In a flying seven-hour visit, Andrew Young, U.S. ambassador to the United Nations, patched up U.S. relations with Ghana, offered to medicate in a student demonstration and had impromptu talks with a major Blagu nationalist Rhodesian leader.
Only the first item was on his official agenda. But despite the wilting, humid weather, Young talked with students and met with the Rev. Ndabaningi Sithole, one of four major Rhodesian nationalist leaders.
Shortly after Young and his party arrived in Accra from the Ivory Coast, a group of university students - their leader claimed that they were 2,000-strong - sought to march to the city center in an antigovernment protest.
Although the student leaders insisted to reporters that their demonstration was not intended to embarrass the government during Young's visit, the American diplomat later said Gen. I. K. Acheampong, the chief of state, had told him he was convinced that that was their goal.
Young said he offered "to use my good offices . . . since I'm very much at home with student demonstrator," but his hosts showed no onterest.
In his talks, Young sought to support the Acheampong military government, which has grown increasingly unpopular because of rising prices, a worthless currency, widespread corruption and its refusal to hand power back to civilians.
Young balmed Ghana's problems on quadrupled oil prices and a drop in the price of bauxite, a major export.
Young's visit was visible evidence that a rift with the United States over the cancellation of a scheduled visit last April by Secretary of State Henry A. Kissinger was over.
"They were desperate to kiss and make up," one foreign diplomat said in explaining Ghanian embarrassment over the incident. No official reason was ever given for the cancellation fo the Kissinger visit, but explanations ranged from presure from Nigeria and the Soviet Union to Acheampong's sudden illness.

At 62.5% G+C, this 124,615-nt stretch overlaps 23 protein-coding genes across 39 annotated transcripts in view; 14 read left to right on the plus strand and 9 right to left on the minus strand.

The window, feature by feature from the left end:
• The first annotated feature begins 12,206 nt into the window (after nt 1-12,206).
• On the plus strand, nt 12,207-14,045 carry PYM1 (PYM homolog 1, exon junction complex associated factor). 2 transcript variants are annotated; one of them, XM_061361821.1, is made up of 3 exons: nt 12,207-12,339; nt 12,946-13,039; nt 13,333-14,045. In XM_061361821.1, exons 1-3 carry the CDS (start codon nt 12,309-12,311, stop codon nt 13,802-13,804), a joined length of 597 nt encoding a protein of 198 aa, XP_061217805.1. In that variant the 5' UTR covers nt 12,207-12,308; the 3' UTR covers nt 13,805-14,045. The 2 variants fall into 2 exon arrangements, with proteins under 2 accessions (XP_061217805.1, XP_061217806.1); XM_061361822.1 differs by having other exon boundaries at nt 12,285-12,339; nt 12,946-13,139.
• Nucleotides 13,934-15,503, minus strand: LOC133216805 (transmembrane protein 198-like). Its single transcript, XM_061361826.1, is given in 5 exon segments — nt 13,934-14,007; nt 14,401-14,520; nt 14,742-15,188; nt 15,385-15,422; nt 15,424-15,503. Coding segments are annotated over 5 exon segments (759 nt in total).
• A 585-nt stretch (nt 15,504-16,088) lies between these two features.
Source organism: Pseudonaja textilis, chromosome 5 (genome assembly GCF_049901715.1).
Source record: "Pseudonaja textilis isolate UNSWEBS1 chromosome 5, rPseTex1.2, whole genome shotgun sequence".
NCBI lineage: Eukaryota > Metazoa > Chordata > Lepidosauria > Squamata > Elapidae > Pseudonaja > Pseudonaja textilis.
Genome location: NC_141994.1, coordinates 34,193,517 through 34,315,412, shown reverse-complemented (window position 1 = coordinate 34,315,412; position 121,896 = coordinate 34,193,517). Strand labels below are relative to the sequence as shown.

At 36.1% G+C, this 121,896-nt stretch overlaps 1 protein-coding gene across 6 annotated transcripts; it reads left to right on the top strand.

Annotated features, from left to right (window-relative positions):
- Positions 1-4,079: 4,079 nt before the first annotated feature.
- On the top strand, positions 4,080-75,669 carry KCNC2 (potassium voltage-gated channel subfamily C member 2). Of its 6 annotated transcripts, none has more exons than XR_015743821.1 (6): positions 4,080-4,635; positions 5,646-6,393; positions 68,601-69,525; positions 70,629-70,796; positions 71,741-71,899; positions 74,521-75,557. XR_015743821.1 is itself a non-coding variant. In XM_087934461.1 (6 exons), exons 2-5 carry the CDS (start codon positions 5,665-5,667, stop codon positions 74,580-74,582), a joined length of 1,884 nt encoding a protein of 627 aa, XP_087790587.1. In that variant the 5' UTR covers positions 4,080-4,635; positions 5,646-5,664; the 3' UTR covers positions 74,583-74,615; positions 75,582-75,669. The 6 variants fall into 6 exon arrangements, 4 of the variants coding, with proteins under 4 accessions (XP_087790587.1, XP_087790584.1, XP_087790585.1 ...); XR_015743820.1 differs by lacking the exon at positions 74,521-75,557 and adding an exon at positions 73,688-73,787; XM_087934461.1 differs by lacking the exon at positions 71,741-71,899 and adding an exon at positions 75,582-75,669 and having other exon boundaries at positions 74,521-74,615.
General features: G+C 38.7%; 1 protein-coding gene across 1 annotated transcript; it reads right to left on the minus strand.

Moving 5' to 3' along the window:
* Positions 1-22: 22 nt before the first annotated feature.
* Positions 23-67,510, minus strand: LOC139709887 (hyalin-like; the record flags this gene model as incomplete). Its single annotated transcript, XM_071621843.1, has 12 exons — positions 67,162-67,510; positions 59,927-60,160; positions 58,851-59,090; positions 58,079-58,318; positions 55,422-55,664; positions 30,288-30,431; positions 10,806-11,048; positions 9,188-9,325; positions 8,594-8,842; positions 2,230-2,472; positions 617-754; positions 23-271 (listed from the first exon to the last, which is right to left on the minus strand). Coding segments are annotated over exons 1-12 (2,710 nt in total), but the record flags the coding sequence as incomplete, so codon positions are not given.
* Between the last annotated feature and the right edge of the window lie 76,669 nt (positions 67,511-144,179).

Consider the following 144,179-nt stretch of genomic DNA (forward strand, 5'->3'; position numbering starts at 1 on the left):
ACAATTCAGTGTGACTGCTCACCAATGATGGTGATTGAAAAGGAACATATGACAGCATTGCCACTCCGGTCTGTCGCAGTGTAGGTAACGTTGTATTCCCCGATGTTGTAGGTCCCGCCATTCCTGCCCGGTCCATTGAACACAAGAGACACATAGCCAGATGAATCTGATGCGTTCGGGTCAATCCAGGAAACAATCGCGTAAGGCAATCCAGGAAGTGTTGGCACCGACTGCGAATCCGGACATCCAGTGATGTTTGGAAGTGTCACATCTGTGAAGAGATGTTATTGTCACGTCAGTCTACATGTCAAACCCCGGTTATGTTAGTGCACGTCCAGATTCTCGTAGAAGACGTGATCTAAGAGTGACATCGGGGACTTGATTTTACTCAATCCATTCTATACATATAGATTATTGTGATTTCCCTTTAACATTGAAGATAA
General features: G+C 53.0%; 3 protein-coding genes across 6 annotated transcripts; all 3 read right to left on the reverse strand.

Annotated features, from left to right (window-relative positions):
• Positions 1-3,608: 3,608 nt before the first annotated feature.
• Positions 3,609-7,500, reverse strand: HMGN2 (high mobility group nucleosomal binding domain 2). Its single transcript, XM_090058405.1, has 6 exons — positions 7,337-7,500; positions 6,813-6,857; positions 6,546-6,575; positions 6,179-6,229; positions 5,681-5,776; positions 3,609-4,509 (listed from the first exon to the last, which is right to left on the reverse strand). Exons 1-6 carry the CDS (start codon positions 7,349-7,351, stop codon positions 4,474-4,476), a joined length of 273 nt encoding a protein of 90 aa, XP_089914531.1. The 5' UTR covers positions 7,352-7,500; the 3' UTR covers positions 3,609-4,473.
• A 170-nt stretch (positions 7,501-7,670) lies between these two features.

In answer to a reporter's question, Acheampong showed his pleasure with the new American administration. He said, "I can assure you, and I have expressed this feeling to Ambassador Young, and I have asked him to convey to President Carter, that we do appreciate the efforts his government is making and we are confident that success will come if they go on the way they have started."
It was shortly before noon when Young agreed to a half-hour meeting with Sithole, who had remained here after a meeting last week convened by the Ghana government in an effort to end the divisions among the rival Rhodesian liberation movements.
Young sought ot impress on Sithole the importance of "rational transition" in Rhodesia - where some observers fear a civil war if black nationalists fail to settle their differences before taking over from the white minority now in power.
[In Cape Town, South Africa, Foreign Minister R. F. Botha said South Africa had "no objections" to a visit by Young. Botha said South Africa had been "reassured" by U.S. official visit, and noted the original plans had been changed so that Young's visit would not conflict with a planned U.S.-South African conference in Europe.]